Enchantment of Chiang Mai

I stared out at the open night with the wind brushing my hair back. My hands clasped onto the metal ladder that was attached at the back of the song teow. The signs, sights, and sounds are familiar to me. The sound of the motos. The horns. The sights of the flashes of lights. The smell of exhaust, people, and rice fields. Three months of living in the place of my dreams has brought a love and an awe for the city of Chiang Mai. I remember first arriving with bright eyes and wonderment. I still have the same bright eyes, the same wonderment, but something more has stirred inside of me. Before leaving Thailand, a friend asked me what I was looking for in going. At the time I was not sure, but I feel closer to being able to answer that question. I was looking for adventure. For laughter. For heartache. For learning. For a dream realized. And realization if the world was what I thought it was. I have had the wonderful experience of it all, and it has surpassed all I thought it would be. Hanging off the back of the song teow headed home,  I could not help the smile. I felt completely myself. Completely alive. Completely humbled. And in awe.

I have continually contemplated why so many people are enchanted with Chiang Mai. I have come to the conclusion that the awe comes from the fact that the city changes. It looks wildly different during the day as opposed to at night. During the day the shops are open and the streets are calmer, but at night the city is bustling and on many nights there are markets. If there is a festival, then the city once again changes. The only consistency is the signs that are on the second story of buildings and familiar landmarks. It has taken me three months to understand the city, and even still there are things I have not yet figured out. It is a magical city that has captured my heart. Even past the brokenness it experiences, it still awakes the soul. The crowds are not overwhelming to me, the sounds are not too loud, and the sights are a joy. Being on my own adventure here has forced me to be less fearful in cities, which in turn gives me strength in returning home. I remember I used to hate Portland when I was in High School. Too many people, noises, and scary happenings. When entering college, I found a new love for the city and it’s people. A couple weekends ago we made a border run to Myanmar. My first time crossing over into Burma before, I was afraid of the homeless and poor people. Perhaps out of shame of my wealth or the uneasy feeling of what could happen if I engaged in conversation. I know that part of that fear comes from being a girl and growing up near a major city. I have been trained not to engage with strangers to keep me safe. Those same thoughts ran through my head as I crossed into Burma, but something changed in me. I smiled at the old lady sitting on the ground and greeted her. I honestly shocked myself in this action. And I noticed I kept doing it. I made eye contact with almost every person on the ground asking for money I saw. Knowing that I did not necessarily have to engage in conversation (probably could not anyways cause of the language barrier), nor did I have to put myself in a possible dangerous situation. I just smiled and recognized their humanity. Perhaps that is a problem I now truly understand. In our Bible Study called Owning Poverty, we delve into some of the issues and types of poverty. Lack of self-worth plays a large role in poverty, even amongst people who have money. It is poverty of self. I see it happen on the streets in cities, we walk by and turn away. Unsure of what to do, or perhaps fearful. Now I look and recognize their humanity. I wonder how things will change when I return to Portland. Will I look away out of habit? Or will I acknowledge humanity?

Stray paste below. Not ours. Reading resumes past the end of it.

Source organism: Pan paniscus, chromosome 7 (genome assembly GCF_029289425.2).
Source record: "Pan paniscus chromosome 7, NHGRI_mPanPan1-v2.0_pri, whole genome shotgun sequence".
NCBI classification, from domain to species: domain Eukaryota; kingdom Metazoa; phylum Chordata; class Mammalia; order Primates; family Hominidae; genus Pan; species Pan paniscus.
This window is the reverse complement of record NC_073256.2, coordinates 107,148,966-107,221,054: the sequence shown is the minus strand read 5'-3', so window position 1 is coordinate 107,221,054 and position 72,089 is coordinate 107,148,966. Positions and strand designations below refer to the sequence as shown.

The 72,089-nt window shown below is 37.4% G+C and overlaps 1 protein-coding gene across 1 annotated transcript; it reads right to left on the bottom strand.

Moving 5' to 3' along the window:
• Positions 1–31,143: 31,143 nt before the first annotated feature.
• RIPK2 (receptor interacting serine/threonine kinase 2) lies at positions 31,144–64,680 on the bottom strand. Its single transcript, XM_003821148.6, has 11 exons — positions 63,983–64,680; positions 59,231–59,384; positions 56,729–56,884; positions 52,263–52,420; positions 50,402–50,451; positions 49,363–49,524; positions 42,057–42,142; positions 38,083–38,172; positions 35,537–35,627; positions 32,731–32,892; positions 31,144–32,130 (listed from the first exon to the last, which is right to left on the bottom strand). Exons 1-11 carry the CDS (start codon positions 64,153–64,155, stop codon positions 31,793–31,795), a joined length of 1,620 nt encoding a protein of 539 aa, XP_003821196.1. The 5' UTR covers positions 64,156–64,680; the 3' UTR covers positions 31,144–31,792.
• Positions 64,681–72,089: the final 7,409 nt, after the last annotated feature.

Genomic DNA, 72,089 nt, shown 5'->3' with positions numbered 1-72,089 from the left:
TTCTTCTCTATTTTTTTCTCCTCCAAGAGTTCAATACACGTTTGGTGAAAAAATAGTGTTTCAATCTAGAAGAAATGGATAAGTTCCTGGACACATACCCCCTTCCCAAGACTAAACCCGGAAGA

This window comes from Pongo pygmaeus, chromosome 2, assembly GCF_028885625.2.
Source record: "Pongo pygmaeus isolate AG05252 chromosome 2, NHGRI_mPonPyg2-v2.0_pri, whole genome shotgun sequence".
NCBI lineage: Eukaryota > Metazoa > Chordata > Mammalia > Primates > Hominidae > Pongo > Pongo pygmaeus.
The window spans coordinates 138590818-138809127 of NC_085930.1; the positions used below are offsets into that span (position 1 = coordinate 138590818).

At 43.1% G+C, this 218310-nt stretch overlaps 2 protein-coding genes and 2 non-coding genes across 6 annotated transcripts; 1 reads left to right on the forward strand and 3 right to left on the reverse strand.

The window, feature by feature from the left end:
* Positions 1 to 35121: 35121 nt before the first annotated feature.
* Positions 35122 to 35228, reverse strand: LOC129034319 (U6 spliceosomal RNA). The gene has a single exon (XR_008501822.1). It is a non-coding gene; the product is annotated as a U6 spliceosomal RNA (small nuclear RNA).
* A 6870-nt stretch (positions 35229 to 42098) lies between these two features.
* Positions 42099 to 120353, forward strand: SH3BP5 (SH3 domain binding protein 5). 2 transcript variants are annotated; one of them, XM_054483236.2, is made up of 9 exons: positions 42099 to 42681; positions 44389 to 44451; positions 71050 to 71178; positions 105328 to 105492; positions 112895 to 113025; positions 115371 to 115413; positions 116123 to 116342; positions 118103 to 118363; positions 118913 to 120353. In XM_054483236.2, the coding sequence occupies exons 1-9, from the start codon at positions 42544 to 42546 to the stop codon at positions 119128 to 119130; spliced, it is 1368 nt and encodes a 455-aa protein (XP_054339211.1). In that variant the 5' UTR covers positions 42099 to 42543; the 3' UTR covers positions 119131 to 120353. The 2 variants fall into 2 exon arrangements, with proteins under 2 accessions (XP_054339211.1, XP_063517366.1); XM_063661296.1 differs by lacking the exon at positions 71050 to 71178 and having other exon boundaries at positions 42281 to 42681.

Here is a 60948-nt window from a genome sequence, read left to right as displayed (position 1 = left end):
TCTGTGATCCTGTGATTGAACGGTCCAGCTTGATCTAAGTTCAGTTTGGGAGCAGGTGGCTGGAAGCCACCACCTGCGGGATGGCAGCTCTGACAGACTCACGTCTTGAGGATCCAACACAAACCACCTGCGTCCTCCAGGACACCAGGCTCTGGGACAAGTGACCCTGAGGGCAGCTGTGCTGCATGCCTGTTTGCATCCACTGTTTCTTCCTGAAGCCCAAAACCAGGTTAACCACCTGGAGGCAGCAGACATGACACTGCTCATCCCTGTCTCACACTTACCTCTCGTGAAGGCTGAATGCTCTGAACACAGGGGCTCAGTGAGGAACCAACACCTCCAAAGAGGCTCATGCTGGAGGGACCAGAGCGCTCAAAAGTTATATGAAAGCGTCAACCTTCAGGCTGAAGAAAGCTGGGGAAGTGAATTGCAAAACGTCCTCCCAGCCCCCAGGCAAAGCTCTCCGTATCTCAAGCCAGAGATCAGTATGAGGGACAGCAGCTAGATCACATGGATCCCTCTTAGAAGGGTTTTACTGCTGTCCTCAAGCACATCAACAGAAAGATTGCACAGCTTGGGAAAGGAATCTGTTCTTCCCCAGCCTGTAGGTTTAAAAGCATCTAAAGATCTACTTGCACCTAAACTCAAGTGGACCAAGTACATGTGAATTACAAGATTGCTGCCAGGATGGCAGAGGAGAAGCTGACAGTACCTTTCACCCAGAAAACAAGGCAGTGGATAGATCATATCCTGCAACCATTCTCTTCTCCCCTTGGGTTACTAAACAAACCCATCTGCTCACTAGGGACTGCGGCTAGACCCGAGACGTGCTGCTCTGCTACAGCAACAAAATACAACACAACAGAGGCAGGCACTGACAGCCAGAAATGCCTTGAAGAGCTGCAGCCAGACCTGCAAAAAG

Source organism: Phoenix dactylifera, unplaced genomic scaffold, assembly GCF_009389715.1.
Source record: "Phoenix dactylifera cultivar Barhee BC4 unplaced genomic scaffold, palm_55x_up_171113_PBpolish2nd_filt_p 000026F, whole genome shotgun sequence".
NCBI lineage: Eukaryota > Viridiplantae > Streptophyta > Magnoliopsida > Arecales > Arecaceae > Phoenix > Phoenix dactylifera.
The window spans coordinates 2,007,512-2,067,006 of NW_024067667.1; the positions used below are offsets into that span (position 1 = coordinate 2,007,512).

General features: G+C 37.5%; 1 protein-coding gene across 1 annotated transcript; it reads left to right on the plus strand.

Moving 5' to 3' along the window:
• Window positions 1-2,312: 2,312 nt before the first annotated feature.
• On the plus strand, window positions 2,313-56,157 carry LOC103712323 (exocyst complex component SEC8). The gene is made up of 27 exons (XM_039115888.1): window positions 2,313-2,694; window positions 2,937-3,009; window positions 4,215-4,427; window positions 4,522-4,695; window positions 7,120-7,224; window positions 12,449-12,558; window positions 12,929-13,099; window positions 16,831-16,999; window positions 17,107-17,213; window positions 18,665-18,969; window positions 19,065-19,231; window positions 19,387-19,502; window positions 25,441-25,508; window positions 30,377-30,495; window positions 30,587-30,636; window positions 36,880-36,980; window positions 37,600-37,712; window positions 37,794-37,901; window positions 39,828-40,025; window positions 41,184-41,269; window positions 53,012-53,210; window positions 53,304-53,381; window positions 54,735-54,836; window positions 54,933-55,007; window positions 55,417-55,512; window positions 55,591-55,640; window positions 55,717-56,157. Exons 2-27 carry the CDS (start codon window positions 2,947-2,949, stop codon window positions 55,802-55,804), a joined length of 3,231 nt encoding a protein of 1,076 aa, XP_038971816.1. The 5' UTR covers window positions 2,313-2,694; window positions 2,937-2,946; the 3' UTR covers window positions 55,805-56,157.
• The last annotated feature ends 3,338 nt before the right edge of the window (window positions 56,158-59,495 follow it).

The week consisted of class, productive homework time, singing, and delicious food. I also constructed a prototype vest just out of fabric, which everyone was impressed with. I am surprised how simple clothes can be and how much one can do with fabric. It inspired me to make more of my own clothing. And who knew you could sew two scarves together just to make a poncho, or to turn a long skirt into a dress, robe, or blanket! I am amazed by the creativity here!

My wrists and elbows are doing a little better, but get bumped a bit when going to the city. It is not nearly as painful as it was, but I just have to stop using my arm, which proves to be difficult. I did not realize how much I do with my right hand. Thank you everyone for your prayers and advice!


Bethany Jane


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